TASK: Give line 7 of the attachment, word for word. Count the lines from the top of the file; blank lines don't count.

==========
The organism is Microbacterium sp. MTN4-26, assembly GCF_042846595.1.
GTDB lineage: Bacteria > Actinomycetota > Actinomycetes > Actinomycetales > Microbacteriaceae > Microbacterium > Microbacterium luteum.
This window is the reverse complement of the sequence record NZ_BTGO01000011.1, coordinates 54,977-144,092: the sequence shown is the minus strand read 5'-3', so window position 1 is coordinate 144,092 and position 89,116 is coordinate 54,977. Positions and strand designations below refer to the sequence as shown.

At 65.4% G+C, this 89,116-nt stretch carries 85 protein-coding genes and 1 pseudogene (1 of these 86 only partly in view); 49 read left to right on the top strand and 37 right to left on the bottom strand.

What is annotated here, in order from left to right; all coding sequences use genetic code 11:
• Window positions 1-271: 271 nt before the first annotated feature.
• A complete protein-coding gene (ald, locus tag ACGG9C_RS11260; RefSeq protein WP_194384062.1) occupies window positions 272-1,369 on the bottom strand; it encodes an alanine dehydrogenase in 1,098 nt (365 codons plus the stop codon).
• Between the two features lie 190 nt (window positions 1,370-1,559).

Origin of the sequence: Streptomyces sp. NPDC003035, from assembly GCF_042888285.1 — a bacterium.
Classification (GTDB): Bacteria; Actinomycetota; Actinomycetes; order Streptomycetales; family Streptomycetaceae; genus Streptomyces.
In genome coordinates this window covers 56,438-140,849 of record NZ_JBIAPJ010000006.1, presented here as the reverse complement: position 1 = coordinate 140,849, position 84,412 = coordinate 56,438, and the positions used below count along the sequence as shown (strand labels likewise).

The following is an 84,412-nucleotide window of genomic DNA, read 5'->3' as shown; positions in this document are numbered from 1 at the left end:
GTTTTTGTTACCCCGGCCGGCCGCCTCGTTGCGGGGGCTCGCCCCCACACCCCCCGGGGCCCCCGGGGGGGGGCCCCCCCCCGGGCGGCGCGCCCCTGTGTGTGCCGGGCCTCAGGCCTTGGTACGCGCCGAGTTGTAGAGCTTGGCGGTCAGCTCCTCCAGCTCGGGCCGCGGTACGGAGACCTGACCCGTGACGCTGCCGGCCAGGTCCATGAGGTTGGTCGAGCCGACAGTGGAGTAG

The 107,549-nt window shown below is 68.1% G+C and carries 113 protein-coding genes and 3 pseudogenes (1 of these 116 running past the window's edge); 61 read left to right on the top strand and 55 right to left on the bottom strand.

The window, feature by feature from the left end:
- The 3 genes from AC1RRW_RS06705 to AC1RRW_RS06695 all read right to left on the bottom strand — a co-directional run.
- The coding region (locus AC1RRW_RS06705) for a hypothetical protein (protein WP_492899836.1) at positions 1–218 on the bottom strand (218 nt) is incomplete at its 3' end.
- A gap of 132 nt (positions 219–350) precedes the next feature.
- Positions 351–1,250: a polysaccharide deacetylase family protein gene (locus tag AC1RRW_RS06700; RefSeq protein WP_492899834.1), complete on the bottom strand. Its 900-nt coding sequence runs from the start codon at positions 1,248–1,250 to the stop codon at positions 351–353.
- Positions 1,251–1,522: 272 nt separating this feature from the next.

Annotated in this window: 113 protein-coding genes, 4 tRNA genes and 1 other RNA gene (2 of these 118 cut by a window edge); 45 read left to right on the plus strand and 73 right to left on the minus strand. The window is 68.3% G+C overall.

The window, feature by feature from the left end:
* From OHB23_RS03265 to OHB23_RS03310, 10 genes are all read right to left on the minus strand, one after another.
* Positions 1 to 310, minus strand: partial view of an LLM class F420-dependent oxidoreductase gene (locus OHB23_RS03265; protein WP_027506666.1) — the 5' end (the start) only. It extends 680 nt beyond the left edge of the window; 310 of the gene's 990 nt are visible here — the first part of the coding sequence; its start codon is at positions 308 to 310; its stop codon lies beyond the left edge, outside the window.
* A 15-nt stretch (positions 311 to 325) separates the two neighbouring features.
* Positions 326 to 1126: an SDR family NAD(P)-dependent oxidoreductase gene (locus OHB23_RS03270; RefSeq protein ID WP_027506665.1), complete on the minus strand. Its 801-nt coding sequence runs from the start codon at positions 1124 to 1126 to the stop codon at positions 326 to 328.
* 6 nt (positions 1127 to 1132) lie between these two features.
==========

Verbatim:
• A complete protein-coding gene (ald, locus tag ACGG9C_RS11260; RefSeq protein WP_194384062.1) occupies window positions 272-1,369 on the bottom strand; it encodes an alanine dehydrogenase in 1,098 nt (365 codons plus the stop codon).